3. Murdoc – what do you think?: I think the key to the Level-1 and Level-2 reclassification and ensuing debate is ‘well, how much control do you wish for us to have (on the IA)’? Of course this is a sensitive issue and the Pentagon would rightfully prefer that the MSM not get into this debate – hence the Pentagon cannot adequately answer the MSM RE the two L1 downgrades. As Petraeus has said softly, L2 is superior to L1. Because they are controllable. Do you really wish to see 100 Bns of L1 troops that depend on no one, but its loyalty is under question? Remember that the average soldier is closer to his Imam, religious party, militia, tribe or clan than he is to his government or state. Much less to the MNF. Do you really want 100 Bns of L1 IA? L2 + MNF logistics and command can do everything that an L1 can do. Why would you need L1, except for maybe the SWAT team? Petreaus has said: ‘the focus should be on L2 not L1’. I think the anti-war press (actually ‘pro-war but on the other side’) has taken whiff of this, and that is why they are subconsciously pushing for L1, thinking incorrectly that it is an issue of preparedness. Well, it is better that the MSM remain under this illusion, IMO.

  4. hamidreza: Shhh! Be vewy vewy qwiet! I’ve had some thoughts along these lines since the Iraqis began receiving tanks and while writing a comment at Fourth Rail I decided to think about it a bit more and post more extensively on the idea. I really think you might be on to something. I’ll hopefully be able to put together a good post on it in the next couple of days. I’m on the road this weekend and will have dial-up at best, so I’ll be a bit limited…

  5. First off, it would be nice if we could have any confidence that anything that comes out of the decepticon party is anything resembling the truth. second- finding and closing with the enemy is ultimately a requirement for an effective military. thats a level one function. third-we will always be able to find iraqi’s who are ready, willing and able to take a paycheck, and hang around pretending to be a soldier. and sell us out to the IO at every opportunity. the soldiers, dont close with the enemy. they accompany front line units reluctantly. and are no good for anything. why should I believe this isnt what a level 2 unit is? why should anyone??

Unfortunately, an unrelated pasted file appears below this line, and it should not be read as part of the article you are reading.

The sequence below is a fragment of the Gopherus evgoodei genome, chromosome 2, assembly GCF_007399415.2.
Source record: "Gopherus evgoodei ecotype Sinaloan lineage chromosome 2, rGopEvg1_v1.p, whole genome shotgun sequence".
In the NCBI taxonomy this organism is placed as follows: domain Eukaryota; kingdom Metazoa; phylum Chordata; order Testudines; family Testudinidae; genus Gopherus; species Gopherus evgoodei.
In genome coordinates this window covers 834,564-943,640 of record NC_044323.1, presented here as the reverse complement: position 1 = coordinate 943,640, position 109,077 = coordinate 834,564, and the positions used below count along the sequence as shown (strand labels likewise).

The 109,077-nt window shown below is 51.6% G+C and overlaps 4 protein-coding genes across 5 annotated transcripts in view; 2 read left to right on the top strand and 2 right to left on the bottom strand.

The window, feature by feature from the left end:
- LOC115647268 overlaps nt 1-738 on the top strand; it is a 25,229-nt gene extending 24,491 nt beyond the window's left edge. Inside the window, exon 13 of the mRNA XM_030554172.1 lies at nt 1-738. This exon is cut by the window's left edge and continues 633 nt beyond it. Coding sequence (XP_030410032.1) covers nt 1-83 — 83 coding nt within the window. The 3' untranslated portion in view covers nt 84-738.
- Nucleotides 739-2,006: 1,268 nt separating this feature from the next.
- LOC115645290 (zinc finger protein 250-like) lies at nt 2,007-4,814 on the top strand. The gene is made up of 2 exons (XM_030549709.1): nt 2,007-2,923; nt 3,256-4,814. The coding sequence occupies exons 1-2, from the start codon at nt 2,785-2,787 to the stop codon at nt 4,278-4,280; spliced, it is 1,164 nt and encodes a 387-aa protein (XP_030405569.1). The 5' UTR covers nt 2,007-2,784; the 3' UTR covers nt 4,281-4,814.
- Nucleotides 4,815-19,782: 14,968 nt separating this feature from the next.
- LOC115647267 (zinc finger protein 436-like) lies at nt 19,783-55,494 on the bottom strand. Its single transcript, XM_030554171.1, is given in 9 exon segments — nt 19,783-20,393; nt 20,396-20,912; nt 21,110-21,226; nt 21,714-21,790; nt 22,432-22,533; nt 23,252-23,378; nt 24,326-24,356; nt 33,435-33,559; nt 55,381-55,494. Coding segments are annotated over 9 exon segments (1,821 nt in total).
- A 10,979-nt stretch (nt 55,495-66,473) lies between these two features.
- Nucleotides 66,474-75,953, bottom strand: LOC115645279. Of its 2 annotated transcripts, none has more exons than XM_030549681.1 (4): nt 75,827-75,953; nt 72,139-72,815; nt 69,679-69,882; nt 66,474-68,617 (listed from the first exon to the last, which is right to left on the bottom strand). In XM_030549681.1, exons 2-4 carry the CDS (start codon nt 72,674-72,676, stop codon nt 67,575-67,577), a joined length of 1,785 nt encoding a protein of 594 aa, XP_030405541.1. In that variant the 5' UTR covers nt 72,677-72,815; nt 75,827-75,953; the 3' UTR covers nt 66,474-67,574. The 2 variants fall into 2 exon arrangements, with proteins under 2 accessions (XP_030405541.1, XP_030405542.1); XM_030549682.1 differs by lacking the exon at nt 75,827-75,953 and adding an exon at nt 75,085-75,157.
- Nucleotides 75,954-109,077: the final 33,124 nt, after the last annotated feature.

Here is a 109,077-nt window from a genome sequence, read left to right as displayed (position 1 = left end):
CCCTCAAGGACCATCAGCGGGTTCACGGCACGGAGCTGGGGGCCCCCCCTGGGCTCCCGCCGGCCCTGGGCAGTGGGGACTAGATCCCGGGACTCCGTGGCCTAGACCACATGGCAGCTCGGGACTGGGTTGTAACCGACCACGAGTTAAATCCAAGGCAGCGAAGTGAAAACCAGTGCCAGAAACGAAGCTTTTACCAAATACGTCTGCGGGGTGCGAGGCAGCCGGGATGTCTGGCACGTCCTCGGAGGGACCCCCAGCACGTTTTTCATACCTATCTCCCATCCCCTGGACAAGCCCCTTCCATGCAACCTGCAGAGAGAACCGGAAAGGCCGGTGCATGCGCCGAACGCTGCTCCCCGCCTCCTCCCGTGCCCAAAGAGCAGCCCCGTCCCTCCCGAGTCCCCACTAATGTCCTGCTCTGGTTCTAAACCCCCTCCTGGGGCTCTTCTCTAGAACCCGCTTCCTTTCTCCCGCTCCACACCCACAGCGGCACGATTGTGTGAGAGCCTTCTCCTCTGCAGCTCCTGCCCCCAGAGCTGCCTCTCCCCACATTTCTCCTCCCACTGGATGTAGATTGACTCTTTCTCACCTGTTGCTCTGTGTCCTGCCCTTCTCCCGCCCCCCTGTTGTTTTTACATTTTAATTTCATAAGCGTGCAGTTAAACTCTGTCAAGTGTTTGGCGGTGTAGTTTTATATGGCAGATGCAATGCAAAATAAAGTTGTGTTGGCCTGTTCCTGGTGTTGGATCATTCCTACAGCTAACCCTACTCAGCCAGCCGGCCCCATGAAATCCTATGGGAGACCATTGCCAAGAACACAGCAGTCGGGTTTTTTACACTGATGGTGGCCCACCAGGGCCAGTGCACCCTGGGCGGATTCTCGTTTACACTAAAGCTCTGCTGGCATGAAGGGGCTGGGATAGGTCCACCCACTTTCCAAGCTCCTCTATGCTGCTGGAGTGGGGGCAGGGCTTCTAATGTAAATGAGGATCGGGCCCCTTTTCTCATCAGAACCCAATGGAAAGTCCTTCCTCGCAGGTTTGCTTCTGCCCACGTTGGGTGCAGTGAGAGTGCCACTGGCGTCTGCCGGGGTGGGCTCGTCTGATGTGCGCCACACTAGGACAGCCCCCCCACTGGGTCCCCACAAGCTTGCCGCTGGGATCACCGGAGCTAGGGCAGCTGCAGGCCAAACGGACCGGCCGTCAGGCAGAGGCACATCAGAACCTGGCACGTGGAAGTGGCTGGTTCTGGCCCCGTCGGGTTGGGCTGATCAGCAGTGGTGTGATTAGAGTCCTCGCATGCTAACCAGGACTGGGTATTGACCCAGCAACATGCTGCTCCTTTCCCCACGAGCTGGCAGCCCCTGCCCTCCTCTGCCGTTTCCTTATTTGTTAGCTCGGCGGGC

6. and is it just me or is the idea that one depot with 400 guys is supplying 10 division? isnt a division like 25k troops? 400 guys are supporting a quarter of a million men? WTF???

  7. and btway, could someone tell us why the nuumber of level one’s has dropped from 3 to 1? No explanation. no nothing. Im guessing that since they wont explain, the reason is they figured out that the second and third units were heavily infiltrated.

  8. Aaron: finding and closing with the enemy is ultimately a requirement for an effective military. thats a level one function. You obviously haven’t been paying attention. This is a post about the misconception of what the various levels mean. Don’t comment if all you’re going to do is continue to misunderstand. and is it just me or is the idea that one depot with 400 guys is supplying 10 division? What you wrote makes no sense. I think you mean that you don’t think those 400 guys can supply 10 divisions, with which I agree. But there aren’t 10 divisions in the Iraqi army, so maybe they meant battalions, not divisions. Maybe it’s the beginnings of a 5,000 man operation that will supply 10 divisions by the year 2020. Maybe it’s primarily a logistics command post with a lot of administrators. They’re ‘in training’ and ‘ramping up’, but no, it’s probably George Bush lying to us, isn’t it? could someone tell us why the nuumber of level one’s has dropped from 3 to 1? No explanation. no nothing. Im guessing that since they wont explain, the reason is they figured out that the second and third units were heavily infiltrated. You’re probably right. Just like when US Marine units go from L1 to L2, its almost always due to infiltration. Most European units are not L1, probably due to infiltration. Most of the US National Guard is not L1, and that’s almost certainly due to infiltration. BTW, all three previously-L1 units are no longer L1, not just two out of three. So all three were heavily infiltrated. The current L1 unit is a different unit. Also BTW, ‘They said generally readiness ratings can change for numerous reasons, such as if a commander resigns, or if more training is needed.’ No mention of infiltration.

  9. By the way, I hear that division structures are not really used any more. They don’t really fit most of the types of warfare we’ve been fighting in the last 20 years or so. Rather than organising units as Armies (two Divisions), they’re operating mostly at the Regimental level. This is certainly what Australia has been doing for a while, but we have a very small military (I think there’s probably enough infantry for 1-2 Divisions) and it doesn’t make sense for us to use our infantry as a single, large unit. Regiments certainly are deployed overseas as single entities. I think even those with larger militaries are finding it easier to manipulate things at a Regiment level and below. In Iraq it’s even smaller – you don’t hear talk of Regiments, only Battalions, the next level down… although I imagine at some point Regiments will be formed as units for external defence (e.g. an infantry Battalion or two along with an armoured Battalion and some organic fire support).